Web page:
Can OLED Save Print Publications (Or Provide Something Close to It)?

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    Tablets by the Numbers

    CNET has an interesting and melancholy story about the transition of Lloyd’s List to an all-digital format. It’s unfortunate because Lloyd’s List, which follows the international shipping trade, is the oldest newspaper in the world.

    It was launched in 1734 by postings on the wall of a London coffee shop. One can almost see old salts perusing the notices amid the noise of the establishment, trying to find out when the next ship was leaving for the colonies or for the east. It’s sad to see it leaving print.

    That was an apt beginning, because the publication’s current publishers saw the writing on the wall about its future:

    The newspaper’s management cited declining interest in the print edition as the impetus behind the move. A recent survey of Lloyd’s List readers found that less than 2 percent relied solely on the print edition for access to the newspaper’s content.

    The transition raises the issue of whether a way exists to preserve iconic publications such as Lloyd’s List and, more broadly, if it is possible to mime the actual act of reading a newspaper or magazine that many people find appealing. There seem to be two ways to move forward: tablets and electronic paper, which can offer something that more closely matches the traditional experience.

    While the electronic paper market has failed to take off, it is not dead. An announcement was made this week about flexible screens, which could benefit both today’s mobile devices and e-paper approaches in the future. ZDNet and many other sites reported this week that Samsung will introduce a curved display next month in South Korea. The product will feature Youm technology, which uses Organic Light Emitting Diode (OLED) technology. ZDNet notes that Samsung is not the only big company interested in the concept:

    Nokia has also been experimenting with curved display technology, including creating the concept device called Morph, while Samsung’s arch-rival in display technology, LG, also plans to mass produce tough new flexible displays by the end of the year.

    It is impossible to predict whether the dream of a mobile device that looks and feels like a magazine or newspaper will take root, or if bendable but more generic multipurpose tablets are the real end game. It is even difficult to say whether markets for both exist, or if the head start enjoyed by tablets will preclude a meaningful niche for gear that more closely mimics paper approaches.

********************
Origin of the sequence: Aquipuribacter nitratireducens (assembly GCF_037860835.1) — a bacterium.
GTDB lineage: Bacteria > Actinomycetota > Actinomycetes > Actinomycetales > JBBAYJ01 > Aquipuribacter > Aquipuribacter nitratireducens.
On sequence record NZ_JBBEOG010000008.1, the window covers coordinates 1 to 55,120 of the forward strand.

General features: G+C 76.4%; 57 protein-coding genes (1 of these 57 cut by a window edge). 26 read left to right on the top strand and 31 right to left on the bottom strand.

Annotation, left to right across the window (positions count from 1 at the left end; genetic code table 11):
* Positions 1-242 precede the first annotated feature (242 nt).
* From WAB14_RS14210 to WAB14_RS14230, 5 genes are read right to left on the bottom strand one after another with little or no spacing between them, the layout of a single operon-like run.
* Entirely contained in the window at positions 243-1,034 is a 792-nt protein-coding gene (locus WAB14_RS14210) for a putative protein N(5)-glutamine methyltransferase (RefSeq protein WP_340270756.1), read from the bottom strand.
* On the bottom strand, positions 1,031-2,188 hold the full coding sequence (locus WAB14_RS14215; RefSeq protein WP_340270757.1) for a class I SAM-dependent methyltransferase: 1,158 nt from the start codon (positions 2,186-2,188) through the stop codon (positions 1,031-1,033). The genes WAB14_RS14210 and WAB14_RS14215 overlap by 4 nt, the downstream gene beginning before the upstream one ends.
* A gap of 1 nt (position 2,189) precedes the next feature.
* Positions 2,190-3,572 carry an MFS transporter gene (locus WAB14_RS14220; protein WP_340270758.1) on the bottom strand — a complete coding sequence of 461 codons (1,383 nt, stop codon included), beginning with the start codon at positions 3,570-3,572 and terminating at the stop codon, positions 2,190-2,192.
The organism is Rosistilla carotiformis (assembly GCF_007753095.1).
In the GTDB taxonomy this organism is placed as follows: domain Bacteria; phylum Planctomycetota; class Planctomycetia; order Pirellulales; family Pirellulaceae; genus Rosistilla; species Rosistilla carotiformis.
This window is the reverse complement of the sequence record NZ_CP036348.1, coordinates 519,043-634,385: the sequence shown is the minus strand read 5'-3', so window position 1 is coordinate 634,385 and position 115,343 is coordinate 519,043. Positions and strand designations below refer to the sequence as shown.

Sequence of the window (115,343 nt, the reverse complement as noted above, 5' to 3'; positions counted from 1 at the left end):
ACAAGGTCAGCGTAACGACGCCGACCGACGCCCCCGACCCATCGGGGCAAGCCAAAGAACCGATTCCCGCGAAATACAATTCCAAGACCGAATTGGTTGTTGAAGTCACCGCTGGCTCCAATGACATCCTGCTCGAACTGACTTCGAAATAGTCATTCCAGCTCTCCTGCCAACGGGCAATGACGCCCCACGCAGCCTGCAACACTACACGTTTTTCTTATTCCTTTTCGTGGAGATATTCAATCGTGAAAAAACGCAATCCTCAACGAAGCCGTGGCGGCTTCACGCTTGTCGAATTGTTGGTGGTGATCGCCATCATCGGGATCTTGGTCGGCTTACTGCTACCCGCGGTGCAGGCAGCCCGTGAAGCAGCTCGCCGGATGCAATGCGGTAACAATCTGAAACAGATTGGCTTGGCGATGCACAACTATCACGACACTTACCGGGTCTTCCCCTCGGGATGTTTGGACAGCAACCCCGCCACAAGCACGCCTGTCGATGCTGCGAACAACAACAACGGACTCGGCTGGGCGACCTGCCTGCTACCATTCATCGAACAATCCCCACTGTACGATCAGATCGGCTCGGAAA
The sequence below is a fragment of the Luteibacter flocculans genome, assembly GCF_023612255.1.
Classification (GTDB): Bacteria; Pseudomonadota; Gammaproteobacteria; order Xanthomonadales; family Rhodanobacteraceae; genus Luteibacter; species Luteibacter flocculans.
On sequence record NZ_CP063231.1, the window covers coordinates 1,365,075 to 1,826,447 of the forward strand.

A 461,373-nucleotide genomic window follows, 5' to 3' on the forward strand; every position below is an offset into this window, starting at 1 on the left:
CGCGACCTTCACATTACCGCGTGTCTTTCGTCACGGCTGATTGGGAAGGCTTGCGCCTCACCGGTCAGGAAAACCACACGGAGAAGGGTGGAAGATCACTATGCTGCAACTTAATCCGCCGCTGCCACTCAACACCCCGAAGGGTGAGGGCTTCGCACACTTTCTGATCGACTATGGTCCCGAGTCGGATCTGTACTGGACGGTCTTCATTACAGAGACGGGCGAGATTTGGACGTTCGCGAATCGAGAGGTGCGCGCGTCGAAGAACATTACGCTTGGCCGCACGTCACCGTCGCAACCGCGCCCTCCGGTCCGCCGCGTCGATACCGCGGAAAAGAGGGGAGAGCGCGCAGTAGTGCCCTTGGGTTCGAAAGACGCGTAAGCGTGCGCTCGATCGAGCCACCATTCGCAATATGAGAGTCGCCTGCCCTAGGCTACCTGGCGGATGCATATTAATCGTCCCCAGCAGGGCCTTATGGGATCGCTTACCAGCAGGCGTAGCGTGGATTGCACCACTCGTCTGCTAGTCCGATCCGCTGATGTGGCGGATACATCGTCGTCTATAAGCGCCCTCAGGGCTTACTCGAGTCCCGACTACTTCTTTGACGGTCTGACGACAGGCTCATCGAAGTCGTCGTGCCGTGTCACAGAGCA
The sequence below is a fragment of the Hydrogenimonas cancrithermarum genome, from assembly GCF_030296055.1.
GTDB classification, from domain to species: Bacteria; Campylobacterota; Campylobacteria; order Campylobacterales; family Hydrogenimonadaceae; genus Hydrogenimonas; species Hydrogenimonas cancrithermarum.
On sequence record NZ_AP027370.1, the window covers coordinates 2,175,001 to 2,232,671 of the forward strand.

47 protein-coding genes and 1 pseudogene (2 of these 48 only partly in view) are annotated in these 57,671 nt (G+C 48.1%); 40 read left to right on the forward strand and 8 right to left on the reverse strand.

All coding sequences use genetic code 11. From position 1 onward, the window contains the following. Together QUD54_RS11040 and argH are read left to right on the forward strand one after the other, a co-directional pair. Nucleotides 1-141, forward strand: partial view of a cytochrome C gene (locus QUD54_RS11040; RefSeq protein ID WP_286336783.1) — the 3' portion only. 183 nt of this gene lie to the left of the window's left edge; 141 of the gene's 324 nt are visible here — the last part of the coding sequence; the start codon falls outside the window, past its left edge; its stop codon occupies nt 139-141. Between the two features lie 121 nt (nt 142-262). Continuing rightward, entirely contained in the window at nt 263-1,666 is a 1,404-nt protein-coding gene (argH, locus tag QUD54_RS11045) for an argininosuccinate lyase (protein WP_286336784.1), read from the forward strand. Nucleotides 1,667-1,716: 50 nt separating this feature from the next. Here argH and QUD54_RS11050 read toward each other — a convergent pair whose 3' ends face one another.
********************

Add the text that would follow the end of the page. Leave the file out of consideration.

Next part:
The jury still may still be out, but perhaps just barely. Engadget’s Sean Buckley offers a long and interesting look at the color e-paper sector, which appeared a few years ago to be the next big thing but soon gave way to tablets, which implemented existing liquid crystal display (LCD) technology:

    Color e-paper may have faded from the public consciousness after media tablets usurped its role in the consumer electronics space, but the technology itself lives on, albeit dimly.

    The Youm announcement is one sign of hope for the OLED market, and IHS, Inc. projects an even better market soon. PCB Design quotes the researcher’s finding that OLED sales will reach $94.8 million in 2014, more than a four-fold increase from this year.

    Even a person who is firmly committed to the digital future no doubt feels a pang of regret when an age-old publication announces that it will give up the ghost and cease using print. The emergence of bendable displays and OLED technology suggests that a future that reasonably mimes that past may be possible.

    Carl Weinschenk
    Carl Weinschenk
    Carl Weinschenk Carl Weinschenk Carl Weinschenk is a long-time IT and telecom journalist. His coverage areas include the IoT, artificial intelligence, artificial intelligence, drones, 3D printing LTE and 5G, SDN, NFV, net neutrality, municipal broadband, unified communications and business continuity/disaster recovery. Weinschenk has written about wireless and phone companies, cable operators and their vendor ecosystems. He also has written about alternative energy and runs a website, The Daily Music Break, as a hobby.

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